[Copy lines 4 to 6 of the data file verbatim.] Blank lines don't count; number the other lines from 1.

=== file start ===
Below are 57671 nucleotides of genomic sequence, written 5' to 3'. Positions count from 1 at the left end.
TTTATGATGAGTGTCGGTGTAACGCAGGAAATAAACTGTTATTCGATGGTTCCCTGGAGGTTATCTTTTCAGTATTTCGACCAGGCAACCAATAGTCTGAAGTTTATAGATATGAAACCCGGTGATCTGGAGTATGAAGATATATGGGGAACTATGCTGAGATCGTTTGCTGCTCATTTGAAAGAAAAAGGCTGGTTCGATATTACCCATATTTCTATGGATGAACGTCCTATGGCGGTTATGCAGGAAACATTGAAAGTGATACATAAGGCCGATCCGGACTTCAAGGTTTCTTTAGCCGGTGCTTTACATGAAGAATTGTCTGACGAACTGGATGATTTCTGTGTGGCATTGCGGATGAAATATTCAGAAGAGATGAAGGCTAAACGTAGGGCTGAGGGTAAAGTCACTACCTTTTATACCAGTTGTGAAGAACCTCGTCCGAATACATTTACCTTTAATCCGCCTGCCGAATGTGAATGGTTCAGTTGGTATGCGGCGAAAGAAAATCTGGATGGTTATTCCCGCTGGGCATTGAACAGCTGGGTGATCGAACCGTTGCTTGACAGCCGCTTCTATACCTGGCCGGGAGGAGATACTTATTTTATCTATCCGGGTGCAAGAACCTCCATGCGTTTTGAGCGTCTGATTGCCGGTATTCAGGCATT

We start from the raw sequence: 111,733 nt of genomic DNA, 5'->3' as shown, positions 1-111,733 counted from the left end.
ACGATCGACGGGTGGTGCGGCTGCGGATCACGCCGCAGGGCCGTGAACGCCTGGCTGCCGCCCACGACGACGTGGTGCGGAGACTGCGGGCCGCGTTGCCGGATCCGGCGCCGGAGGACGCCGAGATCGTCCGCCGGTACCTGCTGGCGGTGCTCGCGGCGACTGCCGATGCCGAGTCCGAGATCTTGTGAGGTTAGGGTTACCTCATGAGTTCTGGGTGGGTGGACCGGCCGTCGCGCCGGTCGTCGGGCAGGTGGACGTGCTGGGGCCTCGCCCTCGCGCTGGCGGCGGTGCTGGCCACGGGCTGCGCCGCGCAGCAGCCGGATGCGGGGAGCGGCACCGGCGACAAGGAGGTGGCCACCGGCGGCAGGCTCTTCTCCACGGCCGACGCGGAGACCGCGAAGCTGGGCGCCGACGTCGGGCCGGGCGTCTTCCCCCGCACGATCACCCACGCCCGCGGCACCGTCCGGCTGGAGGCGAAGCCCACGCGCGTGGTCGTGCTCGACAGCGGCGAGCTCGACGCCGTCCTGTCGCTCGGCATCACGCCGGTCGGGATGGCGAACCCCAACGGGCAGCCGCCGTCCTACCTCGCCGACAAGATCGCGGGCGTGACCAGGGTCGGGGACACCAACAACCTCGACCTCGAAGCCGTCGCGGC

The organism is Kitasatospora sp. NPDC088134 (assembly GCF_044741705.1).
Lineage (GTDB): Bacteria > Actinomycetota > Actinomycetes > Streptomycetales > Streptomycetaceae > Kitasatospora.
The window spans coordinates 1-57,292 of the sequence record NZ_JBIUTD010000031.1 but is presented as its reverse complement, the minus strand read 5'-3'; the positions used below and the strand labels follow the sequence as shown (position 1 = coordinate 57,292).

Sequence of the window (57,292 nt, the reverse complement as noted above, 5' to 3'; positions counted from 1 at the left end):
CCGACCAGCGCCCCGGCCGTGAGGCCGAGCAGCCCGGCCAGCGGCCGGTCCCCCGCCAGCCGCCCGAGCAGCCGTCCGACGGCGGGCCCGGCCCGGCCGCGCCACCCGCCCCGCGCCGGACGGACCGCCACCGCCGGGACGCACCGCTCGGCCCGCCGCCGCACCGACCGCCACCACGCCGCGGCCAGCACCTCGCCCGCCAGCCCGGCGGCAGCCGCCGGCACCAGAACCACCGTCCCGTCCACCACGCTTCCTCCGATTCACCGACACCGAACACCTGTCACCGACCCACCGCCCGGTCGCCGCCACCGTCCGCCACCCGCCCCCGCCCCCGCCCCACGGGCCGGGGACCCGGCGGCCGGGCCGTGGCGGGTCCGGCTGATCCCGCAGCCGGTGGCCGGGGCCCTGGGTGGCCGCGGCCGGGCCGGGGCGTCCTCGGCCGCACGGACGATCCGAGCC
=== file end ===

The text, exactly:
ACGATCGACGGGTGGTGCGGCTGCGGATCACGCCGCAGGGCCGTGAACGCCTGGCTGCCGCCCACGACGACGTGGTGCGGAGACTGCGGGCCGCGTTGCCGGATCCGGCGCCGGAGGACGCCGAGATCGTCCGCCGGTACCTGCTGGCGGTGCTCGCGGCGACTGCCGATGCCGAGTCCGAGATCTTGTGAGGTTAGGGTTACCTCATGAGTTCTGGGTGGGTGGACCGGCCGTCGCGCCGGTCGTCGGGCAGGTGGACGTGCTGGGGCCTCGCCCTCGCGCTGGCGGCGGTGCTGGCCACGGGCTGCGCCGCGCAGCAGCCGGATGCGGGGAGCGGCACCGGCGACAAGGAGGTGGCCACCGGCGGCAGGCTCTTCTCCACGGCCGACGCGGAGACCGCGAAGCTGGGCGCCGACGTCGGGCCGGGCGTCTTCCCCCGCACGATCACCCACGCCCGCGGCACCGTCCGGCTGGAGGCGAAGCCCACGCGCGTGGTCGTGCTCGACAGCGGCGAGCTCGACGCCGTCCTGTCGCTCGGCATCACGCCGGTCGGGATGGCGAACCCCAACGGGCAGCCGCCGTCCTACCTCGCCGACAAGATCGCGGGCGTGACCAGGGTCGGGGACACCAACAACCTCGACCTCGAAGCCGTCGCGGC

The organism is Kitasatospora sp. NPDC088134 (assembly GCF_044741705.1).
Lineage (GTDB): Bacteria > Actinomycetota > Actinomycetes > Streptomycetales > Streptomycetaceae > Kitasatospora.